Global shocks pose threats to Vietnam's economy

The Vietnamese economy faced further uncertainty due to the impacts of global shocks, according to the Viet Nam Institute for Economic and Policy Research (VEPR).

Global shocks pose threats to Vietnam's economy

Rice harvested at a field in An Giang Province. The global shocks might influence the Vietnamese economy.

VEPR director Nguyen Duc Thanh was speaking at a conference Thursday in Ha Noi to announce the institute’s report about Viet Nam's macroeconomic situation in the first quarter of this year.

Thanh pointed out the global developments that could influence the Vietnamese economy, including the US – China trade war, protectionism, risks from the Chinese economy, Brexit uncertainty and internal conflicts within the European Union.

In the first quarter, Viet Nam’s economy grew 6.79 per cent, lower than the 7.45 per cent recorded in the same period in 2018.

VEPR’s report pointed out that economic growth was still largely dependent on foreign direct investment (FDI) sector and its exports. Privatisation of State-owned enterprises had seen little progress.

The number of suspended enterprises in January was unusually high at 23,082 firms - the highest number recorded in the last ten years. These figures demonstrated that Vietnamese firms remained weak and the business climate needed to be improved, according to the VEPR.

The VEPR predicted growth would slow in the second quarter to 6.32 per cent, then reach 6.94 per cent and 7.16 per cent in the last quarters of this year to hit the Government’s target of 6.6-6.8 per cent.

 

Recent electricity and petrol prices hikes were creating pressure, the VEPR said, urging caution from the State Bank of Viet Nam in order to reach its inflation target of 4 per cent for the full year.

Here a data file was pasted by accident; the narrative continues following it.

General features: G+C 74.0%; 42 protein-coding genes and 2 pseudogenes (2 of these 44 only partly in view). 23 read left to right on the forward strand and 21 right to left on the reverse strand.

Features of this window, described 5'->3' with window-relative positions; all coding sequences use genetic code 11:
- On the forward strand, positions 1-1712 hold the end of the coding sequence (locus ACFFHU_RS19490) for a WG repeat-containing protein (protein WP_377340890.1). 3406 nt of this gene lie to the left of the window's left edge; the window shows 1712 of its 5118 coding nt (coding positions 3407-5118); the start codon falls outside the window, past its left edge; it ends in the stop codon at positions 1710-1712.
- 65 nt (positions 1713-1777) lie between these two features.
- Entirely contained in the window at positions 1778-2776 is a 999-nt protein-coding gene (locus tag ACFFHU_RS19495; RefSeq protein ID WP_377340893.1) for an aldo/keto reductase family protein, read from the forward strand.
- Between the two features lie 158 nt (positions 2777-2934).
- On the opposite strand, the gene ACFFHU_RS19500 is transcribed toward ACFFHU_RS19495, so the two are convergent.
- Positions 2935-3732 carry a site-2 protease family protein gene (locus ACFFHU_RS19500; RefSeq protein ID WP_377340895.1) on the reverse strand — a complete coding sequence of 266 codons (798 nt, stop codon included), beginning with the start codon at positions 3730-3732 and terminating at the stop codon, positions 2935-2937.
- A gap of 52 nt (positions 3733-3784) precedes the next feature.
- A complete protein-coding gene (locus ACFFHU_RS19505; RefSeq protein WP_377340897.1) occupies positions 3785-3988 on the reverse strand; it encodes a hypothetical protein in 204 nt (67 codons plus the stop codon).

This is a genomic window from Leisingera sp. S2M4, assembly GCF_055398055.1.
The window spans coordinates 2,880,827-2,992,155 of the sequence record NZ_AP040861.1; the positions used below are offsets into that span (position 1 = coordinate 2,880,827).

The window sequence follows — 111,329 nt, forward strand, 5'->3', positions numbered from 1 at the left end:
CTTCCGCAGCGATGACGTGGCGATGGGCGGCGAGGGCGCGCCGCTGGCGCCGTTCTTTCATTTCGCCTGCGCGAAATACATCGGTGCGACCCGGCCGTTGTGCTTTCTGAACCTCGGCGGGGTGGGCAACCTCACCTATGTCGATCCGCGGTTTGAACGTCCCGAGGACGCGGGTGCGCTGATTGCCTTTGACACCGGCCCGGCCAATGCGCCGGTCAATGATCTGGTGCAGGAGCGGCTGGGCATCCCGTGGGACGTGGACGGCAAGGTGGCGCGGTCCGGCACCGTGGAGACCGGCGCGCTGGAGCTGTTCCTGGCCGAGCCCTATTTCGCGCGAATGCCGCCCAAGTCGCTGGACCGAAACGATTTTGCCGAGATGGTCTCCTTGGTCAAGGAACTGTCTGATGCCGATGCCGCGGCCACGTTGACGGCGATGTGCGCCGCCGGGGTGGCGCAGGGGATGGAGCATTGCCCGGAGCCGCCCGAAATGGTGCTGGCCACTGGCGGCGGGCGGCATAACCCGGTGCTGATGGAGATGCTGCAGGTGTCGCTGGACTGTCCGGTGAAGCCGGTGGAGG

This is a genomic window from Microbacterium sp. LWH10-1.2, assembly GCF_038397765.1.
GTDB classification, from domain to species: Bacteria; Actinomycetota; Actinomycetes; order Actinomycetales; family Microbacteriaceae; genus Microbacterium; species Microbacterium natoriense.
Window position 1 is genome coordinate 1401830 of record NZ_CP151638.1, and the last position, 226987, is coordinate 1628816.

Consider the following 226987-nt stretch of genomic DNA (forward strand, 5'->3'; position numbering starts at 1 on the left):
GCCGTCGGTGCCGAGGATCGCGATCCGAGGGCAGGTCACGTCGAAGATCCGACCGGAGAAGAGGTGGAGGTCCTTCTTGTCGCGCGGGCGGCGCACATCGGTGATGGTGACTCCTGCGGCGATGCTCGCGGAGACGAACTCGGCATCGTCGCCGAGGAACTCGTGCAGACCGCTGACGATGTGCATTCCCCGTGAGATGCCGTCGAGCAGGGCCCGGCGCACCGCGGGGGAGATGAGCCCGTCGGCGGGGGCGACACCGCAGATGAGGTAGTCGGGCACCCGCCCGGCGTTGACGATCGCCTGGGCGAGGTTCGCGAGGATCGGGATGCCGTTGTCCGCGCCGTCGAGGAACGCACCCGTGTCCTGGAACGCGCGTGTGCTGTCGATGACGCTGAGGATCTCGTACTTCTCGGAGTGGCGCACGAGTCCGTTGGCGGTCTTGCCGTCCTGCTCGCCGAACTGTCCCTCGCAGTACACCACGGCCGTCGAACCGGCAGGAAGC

Inflation was at 2.63 per cent in the first quarter. Still, the VEPR predicted inflation at 4.2 per cent for the full year.

Priority should be given to ensuring flexible foreign exchange policies to ease the impacts from external shocks, and interest rates should be kept stable to create favourable conditions for businesses.

In addition, VEPR’s report pointed out the US-China trade war had created opportunities for Viet Nam's economy.

When the production supply chain shifted from China to neighbouring countries, Viet Nam needed to improve the institutional, business and labour quality environments to grasp opportunities. However, the challenge for Viet Nam was moving forward when the country’s infrastructure was not yet ready to receive waves of production shift.

VEPR also urged incentive policies for FDI firms to be reviewed to create a more level business environment for domestic firms.

The government should tackle the budget deficit and public debt to create a firmer ground for growth. — VNS

 
 
 
 
 
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